Director: Ted Melfi
Cast: Taraji P. Henson, Octavia Spencer, Janelle Monae, Kirsten Dunst, Jim Parsons, Mahershala Ali, Aldis Hodge, Glen Powell, Kevin Costner
Release Date: January 6th, 2017
On Tuesday, November 24th, 2015, President Barack Obama awarded Katherine Johnson the Presidential Medal of Freedom. According to the White House website, “The Presidential Medal of Freedom is the Nation’s highest civilian honor, presented to individuals who have made especially meritorious contributions to the security or national interests of the United States, to world peace, or to cultural or other significant public or private endeavors.” Johnson received the award alongside well-known figures such as Steven Spielberg, James Taylor, and Barbra Streisand.
Johnson wasn’t well-known then but the new drama Hidden Figures hopes to change that. Johnson’s contributions to this country — quiet and painstaking work that she accomplished far away from the spotlight — are truly remarkable and this feature brings more attention to her work.
Taraji P. Henson stars as Johnson here and in the feature’s opening moments, we see how much she loves math and numbers. Her intelligence brings her all the way to the offices of NASA, where she works alongside her friends Dorothy Vaughan (Octavia Spencer) and Mary Jackson (Janelle Monáe) in the 1950s. Because they are African-American, they are pushed to the side of NASA’s facilities where they are forced to work in a segregated office.
Despite having a supervisor (Kirsten Dunst) who not-so-subtly diminishes their work, the trio is eventually rewarded for their accomplishments.
The main storyline revolves around Johnson, who is recruited to join the team working to launch John Glenn (Glen Powell) into space. In a secondary story, Vaughan — who has been denied a promotion despite the fact that she’s already doing the work —realizes the importance of working with computer models and decides to become an expert on the subject. Meanwhile, Jackson fights to become an engineer at NASA — a position she can only get if she takes courses at a local all-white school. These women were all mold-breakers who were forced to defy their supervisors and the ugly racism that surrounded them to make history.
This drama was adapted from the book by Margot Lee Shetterly and director Theodore Melfi takes his time showing the obstacles — even on the NASA base — that confronted these women. An early scene shows the women speaking to a police officer away from the base, where the racial tensions are obvious. At the NASA facility, the hostility is less flagrant but it still surrounds the women wherever they turn (from the segregated bathrooms to the segregated work spaces to the segregated coffee machines).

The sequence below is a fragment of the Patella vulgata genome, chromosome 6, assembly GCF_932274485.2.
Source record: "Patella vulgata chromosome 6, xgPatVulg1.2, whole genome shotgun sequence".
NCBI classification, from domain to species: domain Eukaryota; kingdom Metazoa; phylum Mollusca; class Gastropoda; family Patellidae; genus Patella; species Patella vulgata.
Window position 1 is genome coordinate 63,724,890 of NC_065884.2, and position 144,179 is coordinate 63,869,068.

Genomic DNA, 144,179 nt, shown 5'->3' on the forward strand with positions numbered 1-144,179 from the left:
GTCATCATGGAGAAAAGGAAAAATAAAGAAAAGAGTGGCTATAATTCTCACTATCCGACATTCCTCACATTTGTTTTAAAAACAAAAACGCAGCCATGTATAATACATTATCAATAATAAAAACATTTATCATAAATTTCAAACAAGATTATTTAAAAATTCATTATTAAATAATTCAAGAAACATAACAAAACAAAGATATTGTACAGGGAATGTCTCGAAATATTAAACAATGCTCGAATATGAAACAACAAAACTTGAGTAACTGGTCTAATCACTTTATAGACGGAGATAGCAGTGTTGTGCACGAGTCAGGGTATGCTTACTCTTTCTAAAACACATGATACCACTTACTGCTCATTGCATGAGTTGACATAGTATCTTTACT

Melfi takes the time to show these injustices, particularly highlighting the fact that Johnson — who works away from the African-American work space— is forced to walk thirty minutes each day to use a bathroom. The injustice is obvious but her white colleagues, including her supervisor Al Harrison (Kevin Costner), seem oblivious. When Harrison eventually confronts her, the confrontation that ensues really captures some of the injustices Johnson faces.
The film’s moments of triumph are well-earned and powerful. Henson is a true stand-out here with a subtle performance (a stark contrast to her work on Empire). Johnson isn’t an outspoken woman early on so the Oscar-nominated actress has to show her growing frustrations in small but distinctive ways. She shows her frustrations mount painfully even as she stays remains steadfast in her work. Costner and Spencer have great supporting roles as well, with the former settling comfortably in his position of authority and the latter diligently planning for NASA’s next evolution. Monáe’s role seems smaller (and sometimes less urgent) but a courtroom sequence really makes that secondary story stand out.
For some, the screenplay by Allison Schroeder and Theodore Melfi might seem too predictable but the story is so compelling that it’s hard not to be enthralled by these women’s accomplishments. In the film’s closing moments, their triumphs are fully realized and audiences catch a glimpse of how pivotal they all were. They broke through tremendous barriers and came out on top. Thankfully now, these formerly hidden figures can be celebrated by audiences nationwide.
Here’s a list of five other heroes who deserve their own films.
Review by: John Hanlon